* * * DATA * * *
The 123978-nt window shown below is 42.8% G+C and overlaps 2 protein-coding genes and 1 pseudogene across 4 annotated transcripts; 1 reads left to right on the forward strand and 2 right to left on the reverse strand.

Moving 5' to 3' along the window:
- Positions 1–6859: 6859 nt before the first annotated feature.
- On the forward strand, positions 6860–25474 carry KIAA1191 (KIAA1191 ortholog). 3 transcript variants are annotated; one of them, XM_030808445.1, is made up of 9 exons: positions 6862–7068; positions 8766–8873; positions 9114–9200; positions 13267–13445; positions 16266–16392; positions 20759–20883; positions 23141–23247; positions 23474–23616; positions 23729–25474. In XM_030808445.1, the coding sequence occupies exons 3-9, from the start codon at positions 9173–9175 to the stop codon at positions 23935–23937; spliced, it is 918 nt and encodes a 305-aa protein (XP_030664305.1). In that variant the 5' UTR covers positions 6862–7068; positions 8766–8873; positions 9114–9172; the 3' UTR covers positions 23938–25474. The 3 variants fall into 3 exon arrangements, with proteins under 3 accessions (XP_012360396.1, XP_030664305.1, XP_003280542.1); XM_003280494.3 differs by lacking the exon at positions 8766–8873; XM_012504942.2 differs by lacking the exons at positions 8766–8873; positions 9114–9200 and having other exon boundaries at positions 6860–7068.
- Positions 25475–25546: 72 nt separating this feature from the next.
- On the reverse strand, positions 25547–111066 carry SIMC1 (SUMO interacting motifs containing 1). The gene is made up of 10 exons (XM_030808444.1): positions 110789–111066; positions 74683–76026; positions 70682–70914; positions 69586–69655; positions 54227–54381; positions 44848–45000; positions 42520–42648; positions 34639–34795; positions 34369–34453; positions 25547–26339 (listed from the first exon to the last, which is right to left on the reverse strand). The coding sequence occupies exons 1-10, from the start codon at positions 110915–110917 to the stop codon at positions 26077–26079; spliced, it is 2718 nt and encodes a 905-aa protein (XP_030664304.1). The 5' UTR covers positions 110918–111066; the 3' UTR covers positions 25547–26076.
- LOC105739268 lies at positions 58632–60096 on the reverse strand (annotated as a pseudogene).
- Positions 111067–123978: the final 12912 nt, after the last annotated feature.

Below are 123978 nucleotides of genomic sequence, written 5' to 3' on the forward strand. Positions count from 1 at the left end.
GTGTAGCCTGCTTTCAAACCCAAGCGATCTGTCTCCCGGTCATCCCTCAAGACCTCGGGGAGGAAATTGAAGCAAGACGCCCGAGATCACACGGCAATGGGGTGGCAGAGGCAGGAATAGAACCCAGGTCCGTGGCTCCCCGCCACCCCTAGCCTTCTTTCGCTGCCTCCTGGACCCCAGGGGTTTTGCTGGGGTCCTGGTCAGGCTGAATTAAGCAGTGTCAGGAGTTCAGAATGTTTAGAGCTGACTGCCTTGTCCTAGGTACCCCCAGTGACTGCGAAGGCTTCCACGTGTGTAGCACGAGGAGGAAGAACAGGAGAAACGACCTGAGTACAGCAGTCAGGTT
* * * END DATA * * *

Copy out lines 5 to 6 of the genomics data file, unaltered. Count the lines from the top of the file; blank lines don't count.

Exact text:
- Positions 25475–25546: 72 nt separating this feature from the next.
- On the reverse strand, positions 25547–111066 carry SIMC1 (SUMO interacting motifs containing 1). The gene is made up of 10 exons (XM_030808444.1): positions 110789–111066; positions 74683–76026; positions 70682–70914; positions 69586–69655; positions 54227–54381; positions 44848–45000; positions 42520–42648; positions 34639–34795; positions 34369–34453; positions 25547–26339 (listed from the first exon to the last, which is right to left on the reverse strand). The coding sequence occupies exons 1-10, from the start codon at positions 110915–110917 to the stop codon at positions 26077–26079; spliced, it is 2718 nt and encodes a 905-aa protein (XP_030664304.1). The 5' UTR covers positions 110918–111066; the 3' UTR covers positions 25547–26076.